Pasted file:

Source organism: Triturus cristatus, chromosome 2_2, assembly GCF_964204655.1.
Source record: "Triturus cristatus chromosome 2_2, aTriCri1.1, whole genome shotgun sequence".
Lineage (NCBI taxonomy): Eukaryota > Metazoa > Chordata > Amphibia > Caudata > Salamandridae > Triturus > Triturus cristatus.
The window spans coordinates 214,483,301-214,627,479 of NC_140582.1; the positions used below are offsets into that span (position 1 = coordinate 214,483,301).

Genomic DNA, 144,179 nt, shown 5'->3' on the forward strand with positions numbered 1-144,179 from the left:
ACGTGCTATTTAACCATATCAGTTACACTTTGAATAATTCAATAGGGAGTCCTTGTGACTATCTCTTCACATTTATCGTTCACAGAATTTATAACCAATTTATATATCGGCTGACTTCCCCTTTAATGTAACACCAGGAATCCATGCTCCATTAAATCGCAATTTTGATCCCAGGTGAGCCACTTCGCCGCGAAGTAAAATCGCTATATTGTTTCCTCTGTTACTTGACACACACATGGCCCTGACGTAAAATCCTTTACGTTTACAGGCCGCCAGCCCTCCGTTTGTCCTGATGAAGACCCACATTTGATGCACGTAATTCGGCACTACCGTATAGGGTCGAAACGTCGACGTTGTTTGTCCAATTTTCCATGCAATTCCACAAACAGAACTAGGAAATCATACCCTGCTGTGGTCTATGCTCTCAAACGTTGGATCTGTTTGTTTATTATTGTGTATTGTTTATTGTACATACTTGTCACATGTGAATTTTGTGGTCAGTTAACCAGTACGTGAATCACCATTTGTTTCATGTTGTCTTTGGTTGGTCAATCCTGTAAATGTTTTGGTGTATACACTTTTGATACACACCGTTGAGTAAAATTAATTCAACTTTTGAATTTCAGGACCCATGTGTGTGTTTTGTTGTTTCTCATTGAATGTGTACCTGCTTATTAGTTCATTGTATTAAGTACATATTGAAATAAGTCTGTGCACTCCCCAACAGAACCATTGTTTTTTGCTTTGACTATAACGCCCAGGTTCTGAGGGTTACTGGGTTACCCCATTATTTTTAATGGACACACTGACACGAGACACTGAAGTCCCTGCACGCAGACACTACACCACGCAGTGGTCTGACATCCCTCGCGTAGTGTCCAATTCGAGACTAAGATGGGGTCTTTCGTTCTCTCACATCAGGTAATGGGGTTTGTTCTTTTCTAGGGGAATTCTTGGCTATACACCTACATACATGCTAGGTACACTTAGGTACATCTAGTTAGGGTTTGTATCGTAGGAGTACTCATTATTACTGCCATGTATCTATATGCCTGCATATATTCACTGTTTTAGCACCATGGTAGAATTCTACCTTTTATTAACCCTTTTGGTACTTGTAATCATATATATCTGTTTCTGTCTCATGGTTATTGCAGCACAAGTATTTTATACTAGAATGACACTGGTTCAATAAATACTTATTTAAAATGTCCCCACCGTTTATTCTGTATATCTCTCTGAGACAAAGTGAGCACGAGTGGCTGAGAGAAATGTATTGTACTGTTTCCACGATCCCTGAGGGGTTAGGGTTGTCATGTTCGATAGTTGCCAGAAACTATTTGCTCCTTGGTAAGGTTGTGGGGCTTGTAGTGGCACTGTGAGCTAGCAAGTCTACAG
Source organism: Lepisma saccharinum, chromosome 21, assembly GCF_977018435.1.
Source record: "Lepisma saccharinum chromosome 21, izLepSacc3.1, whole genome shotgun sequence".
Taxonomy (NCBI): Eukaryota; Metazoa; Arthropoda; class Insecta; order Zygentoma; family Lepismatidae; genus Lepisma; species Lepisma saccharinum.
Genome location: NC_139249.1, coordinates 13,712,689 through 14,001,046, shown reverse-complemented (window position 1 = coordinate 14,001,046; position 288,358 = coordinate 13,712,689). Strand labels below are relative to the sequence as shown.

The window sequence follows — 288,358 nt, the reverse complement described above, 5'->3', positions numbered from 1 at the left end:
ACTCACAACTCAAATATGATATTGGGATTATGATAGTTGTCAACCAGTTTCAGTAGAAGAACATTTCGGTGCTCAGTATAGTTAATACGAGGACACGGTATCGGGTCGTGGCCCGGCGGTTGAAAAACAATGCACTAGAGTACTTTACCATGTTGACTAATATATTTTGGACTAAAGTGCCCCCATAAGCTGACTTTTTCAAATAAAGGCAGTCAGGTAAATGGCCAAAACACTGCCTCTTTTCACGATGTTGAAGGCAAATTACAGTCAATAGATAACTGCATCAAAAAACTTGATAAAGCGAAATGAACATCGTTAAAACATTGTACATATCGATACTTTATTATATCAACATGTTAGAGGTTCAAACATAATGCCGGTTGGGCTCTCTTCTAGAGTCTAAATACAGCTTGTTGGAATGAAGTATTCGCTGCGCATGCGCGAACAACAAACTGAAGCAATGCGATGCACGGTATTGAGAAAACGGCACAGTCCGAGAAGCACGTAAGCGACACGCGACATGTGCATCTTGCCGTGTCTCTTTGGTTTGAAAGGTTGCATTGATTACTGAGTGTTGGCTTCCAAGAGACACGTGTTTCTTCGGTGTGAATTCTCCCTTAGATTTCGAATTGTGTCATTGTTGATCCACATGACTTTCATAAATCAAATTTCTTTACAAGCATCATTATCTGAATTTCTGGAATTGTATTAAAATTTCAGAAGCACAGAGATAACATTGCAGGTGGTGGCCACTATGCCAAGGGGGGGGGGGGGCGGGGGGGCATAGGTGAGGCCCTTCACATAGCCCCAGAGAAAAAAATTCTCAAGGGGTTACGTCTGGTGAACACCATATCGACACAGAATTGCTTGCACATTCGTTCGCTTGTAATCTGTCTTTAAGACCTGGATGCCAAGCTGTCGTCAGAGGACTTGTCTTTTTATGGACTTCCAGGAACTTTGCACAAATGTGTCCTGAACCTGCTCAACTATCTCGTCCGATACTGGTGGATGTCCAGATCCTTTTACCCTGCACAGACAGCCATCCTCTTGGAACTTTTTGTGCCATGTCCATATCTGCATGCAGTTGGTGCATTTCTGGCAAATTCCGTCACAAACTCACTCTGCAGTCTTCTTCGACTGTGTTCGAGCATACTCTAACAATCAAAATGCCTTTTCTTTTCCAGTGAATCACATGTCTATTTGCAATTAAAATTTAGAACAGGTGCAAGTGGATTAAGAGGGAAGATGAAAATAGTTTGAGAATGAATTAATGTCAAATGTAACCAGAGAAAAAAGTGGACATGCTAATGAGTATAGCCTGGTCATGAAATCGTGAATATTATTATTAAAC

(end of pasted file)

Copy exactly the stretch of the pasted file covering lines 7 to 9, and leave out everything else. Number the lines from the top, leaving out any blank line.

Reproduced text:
Source organism: Lepisma saccharinum, chromosome 21, assembly GCF_977018435.1.
Source record: "Lepisma saccharinum chromosome 21, izLepSacc3.1, whole genome shotgun sequence".
Taxonomy (NCBI): Eukaryota; Metazoa; Arthropoda; class Insecta; order Zygentoma; family Lepismatidae; genus Lepisma; species Lepisma saccharinum.